Working Mother was formed 40 years ago with the mission to provide an underserved demographic in the workplace with the knowledge they need to succeed in their jobs while also keeping family a priority.
Since then, Working Mother Media has begun to expand beyond the working mom readership, using its 33-year-old Best Companies franchise, which celebrates the companies that best help women thrive in the workplace, to shed light on the other underrepresented employees, such as LGBTQ+ workers, multicultural women, and most recently, working dads.
“Our research has considered the other myriad types of people who are working, even though we’ve been very women-focused,” says editor-in-chief Meredith Bodgas, pointing to the fact that through surveys of companies for the Best Companies lists, Working Mother has been collecting information beyond policies that are pertinent to working mothers, including paid paternity leave.
With the initiatives like Best Companies for Multicultural Women, Executive Women, and Dads, which launched last month, Working Mother is no longer limiting its scope to the 17 million working mothers in the country, but is working to provide services and inspiration for the whole of the workplace, all the while striving to create better work environments for women.
Working for fathers
The Best Companies for Dads, for instance, was created to highlight the support dads need in the office in order to have the flexibility needed to be there for their families, which Bodgas says provides mothers with more freedom to advance in their careers for many reasons, including not needing to be the only caregiver who stays home with the kids.
“We are not pushing working moms away—they are our core—and in fact, the work that we do that isn’t mom-specific is still to benefit moms,” Bodgas tells Folio:. “Moms are women of color, moms do work at law firms, moms do want to be executives at companies. And with dads again, it is all about helping moms. We want to show other workers that we care about them too.”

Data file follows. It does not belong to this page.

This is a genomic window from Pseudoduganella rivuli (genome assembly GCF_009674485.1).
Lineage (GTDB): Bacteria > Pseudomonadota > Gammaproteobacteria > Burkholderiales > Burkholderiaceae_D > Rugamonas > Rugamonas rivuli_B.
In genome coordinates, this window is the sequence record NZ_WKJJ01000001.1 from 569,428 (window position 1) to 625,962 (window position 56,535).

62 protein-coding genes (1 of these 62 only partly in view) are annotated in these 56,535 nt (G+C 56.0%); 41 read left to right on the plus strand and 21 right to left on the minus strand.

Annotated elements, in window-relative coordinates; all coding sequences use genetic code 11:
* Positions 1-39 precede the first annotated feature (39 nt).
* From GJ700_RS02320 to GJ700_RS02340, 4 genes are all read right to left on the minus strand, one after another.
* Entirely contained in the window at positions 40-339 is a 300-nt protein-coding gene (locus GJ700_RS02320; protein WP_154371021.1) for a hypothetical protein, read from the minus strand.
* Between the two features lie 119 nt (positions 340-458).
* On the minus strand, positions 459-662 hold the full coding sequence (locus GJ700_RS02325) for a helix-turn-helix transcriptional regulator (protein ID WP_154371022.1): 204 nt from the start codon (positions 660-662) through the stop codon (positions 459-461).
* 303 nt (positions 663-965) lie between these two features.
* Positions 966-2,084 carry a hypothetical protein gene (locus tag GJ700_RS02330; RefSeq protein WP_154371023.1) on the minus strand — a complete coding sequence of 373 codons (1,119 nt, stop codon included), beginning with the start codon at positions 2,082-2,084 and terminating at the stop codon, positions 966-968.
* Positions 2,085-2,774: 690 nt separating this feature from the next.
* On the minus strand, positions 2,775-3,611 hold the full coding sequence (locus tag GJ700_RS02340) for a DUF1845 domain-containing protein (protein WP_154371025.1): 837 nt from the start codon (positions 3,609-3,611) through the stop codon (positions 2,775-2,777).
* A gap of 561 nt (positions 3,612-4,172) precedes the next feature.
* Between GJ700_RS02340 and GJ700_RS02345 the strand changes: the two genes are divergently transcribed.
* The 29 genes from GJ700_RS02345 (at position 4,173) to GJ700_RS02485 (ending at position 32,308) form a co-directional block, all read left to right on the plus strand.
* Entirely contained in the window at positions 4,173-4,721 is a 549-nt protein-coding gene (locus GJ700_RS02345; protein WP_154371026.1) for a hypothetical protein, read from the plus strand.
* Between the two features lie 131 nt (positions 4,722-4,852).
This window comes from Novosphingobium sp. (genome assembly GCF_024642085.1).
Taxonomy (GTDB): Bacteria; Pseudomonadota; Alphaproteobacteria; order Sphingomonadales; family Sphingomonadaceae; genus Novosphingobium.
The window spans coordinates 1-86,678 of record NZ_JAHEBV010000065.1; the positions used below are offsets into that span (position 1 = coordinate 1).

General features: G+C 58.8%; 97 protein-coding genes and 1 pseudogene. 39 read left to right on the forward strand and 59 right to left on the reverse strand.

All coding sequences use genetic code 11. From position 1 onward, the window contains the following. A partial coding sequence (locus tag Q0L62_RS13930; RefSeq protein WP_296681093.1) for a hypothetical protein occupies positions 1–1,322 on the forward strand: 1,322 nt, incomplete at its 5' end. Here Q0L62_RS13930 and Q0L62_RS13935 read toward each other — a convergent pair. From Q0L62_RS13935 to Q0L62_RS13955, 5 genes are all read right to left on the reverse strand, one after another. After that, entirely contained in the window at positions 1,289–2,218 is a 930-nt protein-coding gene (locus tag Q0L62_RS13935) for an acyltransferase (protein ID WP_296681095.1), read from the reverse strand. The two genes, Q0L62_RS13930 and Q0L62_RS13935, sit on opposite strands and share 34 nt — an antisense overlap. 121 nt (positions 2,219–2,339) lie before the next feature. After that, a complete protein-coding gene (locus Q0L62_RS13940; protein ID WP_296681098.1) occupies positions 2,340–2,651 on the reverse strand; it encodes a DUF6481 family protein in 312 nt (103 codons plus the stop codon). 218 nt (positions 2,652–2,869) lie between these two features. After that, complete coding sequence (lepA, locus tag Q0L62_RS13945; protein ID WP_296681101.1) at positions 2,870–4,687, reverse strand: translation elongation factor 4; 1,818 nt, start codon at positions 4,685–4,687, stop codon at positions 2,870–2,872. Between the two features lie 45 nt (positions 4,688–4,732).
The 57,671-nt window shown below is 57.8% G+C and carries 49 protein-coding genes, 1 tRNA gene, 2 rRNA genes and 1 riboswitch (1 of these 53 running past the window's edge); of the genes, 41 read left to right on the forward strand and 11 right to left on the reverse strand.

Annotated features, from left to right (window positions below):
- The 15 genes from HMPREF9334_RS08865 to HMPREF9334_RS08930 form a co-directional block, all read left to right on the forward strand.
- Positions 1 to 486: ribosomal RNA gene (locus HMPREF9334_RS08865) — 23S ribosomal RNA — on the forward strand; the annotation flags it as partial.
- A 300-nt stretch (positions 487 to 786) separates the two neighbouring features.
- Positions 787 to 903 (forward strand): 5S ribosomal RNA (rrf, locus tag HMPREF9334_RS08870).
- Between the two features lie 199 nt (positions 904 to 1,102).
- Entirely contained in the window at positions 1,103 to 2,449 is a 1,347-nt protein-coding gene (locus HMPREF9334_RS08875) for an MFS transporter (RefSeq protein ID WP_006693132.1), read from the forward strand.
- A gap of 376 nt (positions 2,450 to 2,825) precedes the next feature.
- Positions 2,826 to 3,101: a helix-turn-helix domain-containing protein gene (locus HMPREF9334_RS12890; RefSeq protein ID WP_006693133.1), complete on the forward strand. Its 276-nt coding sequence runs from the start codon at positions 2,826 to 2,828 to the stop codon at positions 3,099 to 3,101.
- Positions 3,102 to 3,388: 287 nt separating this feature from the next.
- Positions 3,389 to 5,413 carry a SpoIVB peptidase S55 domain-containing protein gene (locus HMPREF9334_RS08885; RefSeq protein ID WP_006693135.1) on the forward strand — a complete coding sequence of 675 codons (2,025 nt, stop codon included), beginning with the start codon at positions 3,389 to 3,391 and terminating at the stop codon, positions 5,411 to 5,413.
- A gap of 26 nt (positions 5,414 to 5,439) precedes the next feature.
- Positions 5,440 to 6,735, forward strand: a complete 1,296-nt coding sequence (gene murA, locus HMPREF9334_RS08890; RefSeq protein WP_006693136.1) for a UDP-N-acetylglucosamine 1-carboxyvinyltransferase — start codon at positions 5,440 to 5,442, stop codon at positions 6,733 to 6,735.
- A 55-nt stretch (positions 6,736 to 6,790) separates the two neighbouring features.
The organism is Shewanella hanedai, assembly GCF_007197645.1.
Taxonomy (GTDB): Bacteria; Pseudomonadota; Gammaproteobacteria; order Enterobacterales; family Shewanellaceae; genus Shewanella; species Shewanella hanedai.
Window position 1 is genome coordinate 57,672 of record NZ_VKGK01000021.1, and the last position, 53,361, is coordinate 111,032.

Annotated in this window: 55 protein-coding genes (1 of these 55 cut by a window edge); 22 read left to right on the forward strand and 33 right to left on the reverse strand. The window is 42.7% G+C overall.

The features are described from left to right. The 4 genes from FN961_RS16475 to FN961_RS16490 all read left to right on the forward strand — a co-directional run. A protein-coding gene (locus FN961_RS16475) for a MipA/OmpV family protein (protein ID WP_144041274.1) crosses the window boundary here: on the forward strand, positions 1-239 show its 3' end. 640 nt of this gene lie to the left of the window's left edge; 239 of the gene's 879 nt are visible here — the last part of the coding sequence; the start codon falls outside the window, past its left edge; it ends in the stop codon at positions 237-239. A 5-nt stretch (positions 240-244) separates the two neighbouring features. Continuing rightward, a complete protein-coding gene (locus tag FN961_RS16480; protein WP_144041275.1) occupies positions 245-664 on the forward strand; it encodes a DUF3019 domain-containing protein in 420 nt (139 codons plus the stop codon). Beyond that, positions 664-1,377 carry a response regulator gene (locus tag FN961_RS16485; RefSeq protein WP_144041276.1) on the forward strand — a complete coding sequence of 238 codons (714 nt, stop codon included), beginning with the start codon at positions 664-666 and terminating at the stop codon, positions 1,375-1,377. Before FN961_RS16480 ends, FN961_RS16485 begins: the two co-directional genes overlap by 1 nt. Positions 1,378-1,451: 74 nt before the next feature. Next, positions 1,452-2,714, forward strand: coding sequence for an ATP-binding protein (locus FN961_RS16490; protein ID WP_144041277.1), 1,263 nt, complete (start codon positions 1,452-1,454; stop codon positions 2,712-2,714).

And Working Mother is doing this by creating content for these demos on the site and in print, writing features that tie into the Best Companies initiatives, and working to create a more diverse readership.
“The traffic growth proves that it’s working really well,” says Bodgas, who took on the role of EIC at the end of 2016. “It’s resonating with 42.9 percent year over year, and that’s comparing myself to myself. It was up even higher comparing 2016 to 2017.”
Beyond the bump in site traffic, which has reached 1.5 million UVs, Working Mother has also seen growth in engagement across many of its social channels with Facebook followers increasing 39 percent year-over-year, Twitter at 19 percent, and Instagram at 86 percent.
“Our goal is to expand both the content and the reach. The title might say, “Working Mother,” but the bottom line and the reality of it is, we are not just experimenting, we are expanding upon a model that works, that works well,” says Subha Barry, president of Working Mother Media.
And when asked if she is considering rebranding the magazine to better appeal to these diverse audiences, Barry admits that she’d “be lying if I told you I didn’t think about it, but it’s a work-in-progress. We aren’t there yet, but we will always look at it because when you have a title like Working Mother and you’re addressing working dads, or even women who are choosing not to have children, then they ask themselves, ‘Does this really apply to me?’ And through our content, we absolutely speak to them.”
Still, under the Working Mother title, Barry points out that the brand has seen revenue-positive responses from the demo shifts that it has been undertaking. With the launch of the Best Companies for Dads initiative alone, she says that it saw sponsor interest almost immediately even though it was one of the first instances where Working Mother stepped outside of its women-focus content and aimed itself at men.